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For Russell Westbrook, 3-Point Shooting is an Overrated Issue

For Russell Westbrook, 3-Point Shooting is an Overrated Issue

Before the pitchforks come out and a coup is staged to remove me from Daily Thunder, I’ll say a couple things up front:

No, Russell Westbrook is not a good three-point shooter.

Yes, it’s bad when he takes too many of them.

I’m not here to paint a pretty picture around Westbrook’s efficiency from beyond the arc, as I’m not particularly interested in wasted exercises. The guy has a 24.7 percent conversion rate on nearly five three-point attempts per game this season. As my grandpa used to say, there’s no use putting lipstick on a pig.

Translation: it’s ugly no matter how you dress it up.

That being said, the trendy thing to do when discussing Westbrook’s cellar-dwelling shooting clip is to point at his three-point percentage, gasp audibly, and exclaim “God, why does Russ shoot so many threeeeees?!” It’s low-hanging fruit that seemingly gets lower every day. We’ve all done it and the numbers are too glaring to overlook. I get it.

The thing is — while the former MVP’s inability to convert from long range is an issue, and does impact the Thunder in negative ways, it acts as a red herring in that it masks underlying problems that are more problematic than his three-point shooting itself. Westbrook has never been the guy you want pulling up from 24 feet. Never. He’s a career 30 percent shooter (29 percent last season) from deep, so it’s not like he suddenly fell off a statistical cliff from three-point range in his 11th NBA season. The problem may have gotten worse, but it’s always been a problem. We’re not in uncharted waters here.

While acknowledging his three-point shooting is an issue, the crux of his current dilemma in the shooting department isn’t the errant and ill-advised attempts from long distance. This season, the problem has been his inability to convert in the mid-range and the free throw line — two areas in which he’s historically buttered plenty of bread.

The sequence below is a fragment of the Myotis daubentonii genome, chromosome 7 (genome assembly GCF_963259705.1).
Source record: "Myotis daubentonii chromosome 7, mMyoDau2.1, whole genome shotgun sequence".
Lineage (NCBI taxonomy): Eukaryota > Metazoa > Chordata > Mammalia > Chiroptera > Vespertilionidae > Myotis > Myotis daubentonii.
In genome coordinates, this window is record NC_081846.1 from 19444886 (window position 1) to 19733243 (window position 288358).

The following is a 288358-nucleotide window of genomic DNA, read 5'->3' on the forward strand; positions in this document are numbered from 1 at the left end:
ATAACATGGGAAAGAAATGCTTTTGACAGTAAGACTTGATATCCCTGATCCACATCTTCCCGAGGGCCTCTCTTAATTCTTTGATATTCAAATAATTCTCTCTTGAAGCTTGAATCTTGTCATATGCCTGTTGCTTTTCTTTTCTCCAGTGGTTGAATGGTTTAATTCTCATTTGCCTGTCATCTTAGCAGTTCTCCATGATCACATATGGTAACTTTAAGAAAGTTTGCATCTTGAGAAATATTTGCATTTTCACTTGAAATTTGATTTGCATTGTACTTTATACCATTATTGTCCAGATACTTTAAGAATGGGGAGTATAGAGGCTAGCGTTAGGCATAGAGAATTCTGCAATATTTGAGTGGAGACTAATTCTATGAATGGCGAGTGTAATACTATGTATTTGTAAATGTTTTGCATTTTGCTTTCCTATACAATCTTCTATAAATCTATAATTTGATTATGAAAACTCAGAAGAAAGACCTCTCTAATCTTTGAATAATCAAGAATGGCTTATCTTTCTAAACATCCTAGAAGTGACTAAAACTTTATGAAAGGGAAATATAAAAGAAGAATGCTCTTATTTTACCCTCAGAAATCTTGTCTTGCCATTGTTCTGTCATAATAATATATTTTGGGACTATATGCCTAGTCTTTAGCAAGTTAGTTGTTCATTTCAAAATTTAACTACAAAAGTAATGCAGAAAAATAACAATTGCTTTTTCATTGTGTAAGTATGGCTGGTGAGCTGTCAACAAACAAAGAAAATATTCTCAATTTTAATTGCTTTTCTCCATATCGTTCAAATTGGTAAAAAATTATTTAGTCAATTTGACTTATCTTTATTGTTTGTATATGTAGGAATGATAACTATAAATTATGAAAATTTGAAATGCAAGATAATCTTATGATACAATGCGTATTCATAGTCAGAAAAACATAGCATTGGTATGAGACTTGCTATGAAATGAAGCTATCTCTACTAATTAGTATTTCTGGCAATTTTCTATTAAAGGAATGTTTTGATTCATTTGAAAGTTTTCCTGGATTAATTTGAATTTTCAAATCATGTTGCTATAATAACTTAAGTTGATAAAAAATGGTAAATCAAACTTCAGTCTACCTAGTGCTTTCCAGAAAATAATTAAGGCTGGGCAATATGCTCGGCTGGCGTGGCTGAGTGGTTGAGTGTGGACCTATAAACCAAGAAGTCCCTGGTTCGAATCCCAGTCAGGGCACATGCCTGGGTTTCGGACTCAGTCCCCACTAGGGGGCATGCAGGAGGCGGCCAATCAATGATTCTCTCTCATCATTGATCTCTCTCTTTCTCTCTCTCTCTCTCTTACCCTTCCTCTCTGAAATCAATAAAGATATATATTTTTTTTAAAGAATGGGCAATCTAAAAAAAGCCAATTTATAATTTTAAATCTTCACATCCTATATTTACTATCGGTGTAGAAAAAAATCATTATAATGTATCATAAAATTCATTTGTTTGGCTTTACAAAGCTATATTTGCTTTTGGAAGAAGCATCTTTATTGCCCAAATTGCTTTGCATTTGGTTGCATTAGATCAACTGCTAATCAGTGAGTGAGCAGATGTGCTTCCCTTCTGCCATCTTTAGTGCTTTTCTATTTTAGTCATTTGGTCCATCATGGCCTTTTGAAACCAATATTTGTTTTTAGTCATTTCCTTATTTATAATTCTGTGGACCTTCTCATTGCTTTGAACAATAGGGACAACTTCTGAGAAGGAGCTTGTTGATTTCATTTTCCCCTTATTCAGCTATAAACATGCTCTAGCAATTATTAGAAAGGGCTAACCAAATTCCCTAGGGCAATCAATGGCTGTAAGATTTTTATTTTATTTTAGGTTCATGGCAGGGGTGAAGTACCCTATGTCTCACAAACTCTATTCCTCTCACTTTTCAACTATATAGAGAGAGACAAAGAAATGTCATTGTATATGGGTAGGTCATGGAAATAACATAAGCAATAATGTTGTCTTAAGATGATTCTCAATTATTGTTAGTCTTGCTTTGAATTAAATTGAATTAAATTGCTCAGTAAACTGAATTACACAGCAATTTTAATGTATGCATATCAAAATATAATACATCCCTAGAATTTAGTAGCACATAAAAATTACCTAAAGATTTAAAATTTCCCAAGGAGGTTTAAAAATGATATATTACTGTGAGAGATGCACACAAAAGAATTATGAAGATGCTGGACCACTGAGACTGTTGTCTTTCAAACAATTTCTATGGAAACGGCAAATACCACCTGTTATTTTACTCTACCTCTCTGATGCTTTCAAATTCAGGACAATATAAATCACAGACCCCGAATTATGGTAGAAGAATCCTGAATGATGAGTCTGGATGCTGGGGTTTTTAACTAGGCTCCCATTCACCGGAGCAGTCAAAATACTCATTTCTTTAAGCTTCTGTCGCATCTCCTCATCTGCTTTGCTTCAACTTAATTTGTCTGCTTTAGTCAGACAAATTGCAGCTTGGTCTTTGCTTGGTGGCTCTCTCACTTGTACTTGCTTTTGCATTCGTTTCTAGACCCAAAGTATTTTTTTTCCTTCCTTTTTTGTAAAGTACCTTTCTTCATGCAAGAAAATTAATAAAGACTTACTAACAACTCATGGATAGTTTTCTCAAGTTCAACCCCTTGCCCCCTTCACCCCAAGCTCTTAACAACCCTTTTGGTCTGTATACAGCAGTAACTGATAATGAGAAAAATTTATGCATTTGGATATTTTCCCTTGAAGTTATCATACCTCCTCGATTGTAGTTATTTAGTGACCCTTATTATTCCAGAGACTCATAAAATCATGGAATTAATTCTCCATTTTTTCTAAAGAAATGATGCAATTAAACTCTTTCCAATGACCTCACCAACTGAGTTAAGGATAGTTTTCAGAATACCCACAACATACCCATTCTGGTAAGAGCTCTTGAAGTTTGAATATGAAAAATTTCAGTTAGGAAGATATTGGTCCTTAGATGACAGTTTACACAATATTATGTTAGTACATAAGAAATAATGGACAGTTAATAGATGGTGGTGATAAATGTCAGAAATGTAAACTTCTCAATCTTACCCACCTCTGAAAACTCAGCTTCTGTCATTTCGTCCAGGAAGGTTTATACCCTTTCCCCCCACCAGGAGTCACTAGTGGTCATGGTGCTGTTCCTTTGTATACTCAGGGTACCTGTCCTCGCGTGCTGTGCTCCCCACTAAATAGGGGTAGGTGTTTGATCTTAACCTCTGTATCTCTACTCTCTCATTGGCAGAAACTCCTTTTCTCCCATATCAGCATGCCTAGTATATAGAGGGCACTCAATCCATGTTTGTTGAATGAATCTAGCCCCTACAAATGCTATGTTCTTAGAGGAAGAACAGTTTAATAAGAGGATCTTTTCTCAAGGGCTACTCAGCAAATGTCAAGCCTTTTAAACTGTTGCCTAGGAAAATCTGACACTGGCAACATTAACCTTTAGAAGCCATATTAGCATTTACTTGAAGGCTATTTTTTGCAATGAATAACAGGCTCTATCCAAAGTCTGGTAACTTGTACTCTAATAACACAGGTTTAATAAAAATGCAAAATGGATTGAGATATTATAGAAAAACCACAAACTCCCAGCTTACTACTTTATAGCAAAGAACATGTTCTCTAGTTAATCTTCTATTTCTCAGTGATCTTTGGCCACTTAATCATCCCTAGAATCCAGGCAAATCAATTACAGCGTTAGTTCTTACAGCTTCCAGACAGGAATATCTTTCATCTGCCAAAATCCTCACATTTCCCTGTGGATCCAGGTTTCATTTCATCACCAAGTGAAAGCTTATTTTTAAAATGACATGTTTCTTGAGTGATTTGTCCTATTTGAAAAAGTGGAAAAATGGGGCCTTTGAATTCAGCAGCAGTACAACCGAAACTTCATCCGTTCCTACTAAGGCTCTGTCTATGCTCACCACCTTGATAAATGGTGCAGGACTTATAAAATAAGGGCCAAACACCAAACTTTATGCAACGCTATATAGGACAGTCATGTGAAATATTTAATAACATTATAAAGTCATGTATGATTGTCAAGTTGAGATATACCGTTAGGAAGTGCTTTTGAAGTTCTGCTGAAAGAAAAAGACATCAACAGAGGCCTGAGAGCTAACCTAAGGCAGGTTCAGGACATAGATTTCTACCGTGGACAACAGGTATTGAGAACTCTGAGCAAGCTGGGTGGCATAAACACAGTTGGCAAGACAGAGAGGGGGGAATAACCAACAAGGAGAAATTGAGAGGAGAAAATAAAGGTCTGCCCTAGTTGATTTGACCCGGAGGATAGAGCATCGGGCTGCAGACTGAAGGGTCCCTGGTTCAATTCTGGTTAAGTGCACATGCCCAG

True Shooting Percentage (TS%) is an advanced analytic “intended to more accurately calculate a player’s shooting than field goal percentage, free throw percentage, and three-point field goal percentage taken individually.” It takes into account every shot — live action or not — and produces a resulting percentage that reflects his efficiency on every attempt he takes. It’s calculation looks like this:

This probably isn’t important.

For his career, Westbrook has a TS% of 52.9 percent. It was 48.9 percent his rookie season, 49.1 percent in his second season, and was 52 percent or higher in the eight seasons to follow.

Per stats.nba.com, this season Westbrook has a TS% of 47.7 percent. That’s the lowest of his career and 408th in the NBA among players with at least 200 field goal attempts. The three-point shooting certainly plays its role in all of that, but it takes more than a faulty long ball to crater the TS% to those depths. His struggles at the line and in the mid-range are the silent killers lost in the “stop shooting threes!” madness.